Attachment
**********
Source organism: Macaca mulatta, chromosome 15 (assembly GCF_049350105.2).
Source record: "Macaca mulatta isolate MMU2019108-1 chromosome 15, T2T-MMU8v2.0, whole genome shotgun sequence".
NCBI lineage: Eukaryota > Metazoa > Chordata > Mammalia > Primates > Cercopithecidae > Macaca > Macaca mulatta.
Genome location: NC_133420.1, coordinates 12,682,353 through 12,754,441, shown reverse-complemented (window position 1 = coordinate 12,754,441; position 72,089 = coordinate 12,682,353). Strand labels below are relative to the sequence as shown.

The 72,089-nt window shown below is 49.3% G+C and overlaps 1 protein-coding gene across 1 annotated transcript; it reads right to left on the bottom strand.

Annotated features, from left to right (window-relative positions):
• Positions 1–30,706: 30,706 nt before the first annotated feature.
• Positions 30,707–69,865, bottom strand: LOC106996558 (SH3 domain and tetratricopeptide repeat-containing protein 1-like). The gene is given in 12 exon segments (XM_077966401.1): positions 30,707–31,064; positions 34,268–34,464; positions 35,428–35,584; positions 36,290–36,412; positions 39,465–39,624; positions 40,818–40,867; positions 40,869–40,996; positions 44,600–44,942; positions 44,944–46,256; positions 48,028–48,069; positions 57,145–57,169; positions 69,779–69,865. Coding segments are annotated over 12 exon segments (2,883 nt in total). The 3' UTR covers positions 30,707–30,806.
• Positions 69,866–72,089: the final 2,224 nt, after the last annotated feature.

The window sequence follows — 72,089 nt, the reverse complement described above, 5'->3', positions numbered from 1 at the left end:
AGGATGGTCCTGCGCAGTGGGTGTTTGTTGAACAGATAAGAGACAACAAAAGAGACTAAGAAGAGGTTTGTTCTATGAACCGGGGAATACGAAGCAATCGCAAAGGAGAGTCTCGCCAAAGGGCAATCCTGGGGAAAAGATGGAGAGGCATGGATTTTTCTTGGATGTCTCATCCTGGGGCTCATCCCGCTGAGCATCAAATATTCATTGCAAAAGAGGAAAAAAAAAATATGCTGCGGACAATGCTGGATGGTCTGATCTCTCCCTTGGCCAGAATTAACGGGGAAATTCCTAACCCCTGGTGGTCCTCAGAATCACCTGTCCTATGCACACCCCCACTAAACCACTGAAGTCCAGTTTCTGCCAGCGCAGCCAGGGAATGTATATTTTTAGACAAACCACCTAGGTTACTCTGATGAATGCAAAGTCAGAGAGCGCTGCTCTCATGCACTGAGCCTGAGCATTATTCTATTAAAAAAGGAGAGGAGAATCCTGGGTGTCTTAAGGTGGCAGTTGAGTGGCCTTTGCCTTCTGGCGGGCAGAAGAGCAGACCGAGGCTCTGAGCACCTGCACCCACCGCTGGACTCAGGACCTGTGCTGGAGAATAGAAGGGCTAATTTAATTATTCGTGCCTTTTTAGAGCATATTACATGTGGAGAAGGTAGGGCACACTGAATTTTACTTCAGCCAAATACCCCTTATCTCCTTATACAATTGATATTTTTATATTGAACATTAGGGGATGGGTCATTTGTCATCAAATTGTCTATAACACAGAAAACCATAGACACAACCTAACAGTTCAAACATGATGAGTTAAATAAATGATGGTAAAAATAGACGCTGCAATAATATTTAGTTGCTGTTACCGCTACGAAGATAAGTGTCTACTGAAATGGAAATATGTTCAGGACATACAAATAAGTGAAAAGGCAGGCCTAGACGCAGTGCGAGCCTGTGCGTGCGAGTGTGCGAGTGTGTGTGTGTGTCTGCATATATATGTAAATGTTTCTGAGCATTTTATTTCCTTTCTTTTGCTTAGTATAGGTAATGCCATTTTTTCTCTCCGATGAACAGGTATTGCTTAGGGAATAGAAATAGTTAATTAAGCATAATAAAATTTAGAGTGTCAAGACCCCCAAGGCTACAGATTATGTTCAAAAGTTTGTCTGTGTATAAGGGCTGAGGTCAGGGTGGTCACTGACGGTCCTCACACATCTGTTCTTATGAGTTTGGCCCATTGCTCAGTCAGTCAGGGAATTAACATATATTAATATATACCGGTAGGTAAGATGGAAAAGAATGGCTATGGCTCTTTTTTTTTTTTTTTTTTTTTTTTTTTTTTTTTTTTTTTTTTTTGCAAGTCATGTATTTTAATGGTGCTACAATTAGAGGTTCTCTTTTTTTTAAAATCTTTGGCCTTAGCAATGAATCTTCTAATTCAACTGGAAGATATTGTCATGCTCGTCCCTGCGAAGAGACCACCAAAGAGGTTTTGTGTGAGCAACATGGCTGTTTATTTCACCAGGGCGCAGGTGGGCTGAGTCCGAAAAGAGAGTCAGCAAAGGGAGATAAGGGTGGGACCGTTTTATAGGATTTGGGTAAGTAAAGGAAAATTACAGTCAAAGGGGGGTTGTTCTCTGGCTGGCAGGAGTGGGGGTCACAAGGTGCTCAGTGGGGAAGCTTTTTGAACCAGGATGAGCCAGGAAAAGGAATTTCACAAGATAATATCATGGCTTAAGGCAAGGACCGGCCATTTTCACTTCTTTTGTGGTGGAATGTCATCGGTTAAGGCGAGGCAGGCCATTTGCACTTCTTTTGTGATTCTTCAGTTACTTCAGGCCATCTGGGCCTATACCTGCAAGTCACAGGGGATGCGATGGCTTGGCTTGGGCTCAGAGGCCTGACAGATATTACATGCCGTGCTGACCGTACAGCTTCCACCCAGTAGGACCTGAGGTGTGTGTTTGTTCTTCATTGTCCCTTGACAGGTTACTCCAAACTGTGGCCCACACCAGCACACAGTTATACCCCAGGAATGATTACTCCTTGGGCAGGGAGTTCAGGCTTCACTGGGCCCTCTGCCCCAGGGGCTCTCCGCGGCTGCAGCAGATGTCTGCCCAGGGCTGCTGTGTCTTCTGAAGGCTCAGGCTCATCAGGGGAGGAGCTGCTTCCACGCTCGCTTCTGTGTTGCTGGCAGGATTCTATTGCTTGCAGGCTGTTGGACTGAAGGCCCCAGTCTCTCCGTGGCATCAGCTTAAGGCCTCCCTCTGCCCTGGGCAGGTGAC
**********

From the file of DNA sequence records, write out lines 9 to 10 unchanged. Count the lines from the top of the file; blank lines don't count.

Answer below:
• Positions 69,866–72,089: the final 2,224 nt, after the last annotated feature.

The window sequence follows — 72,089 nt, the reverse complement described above, 5'->3', positions numbered from 1 at the left end: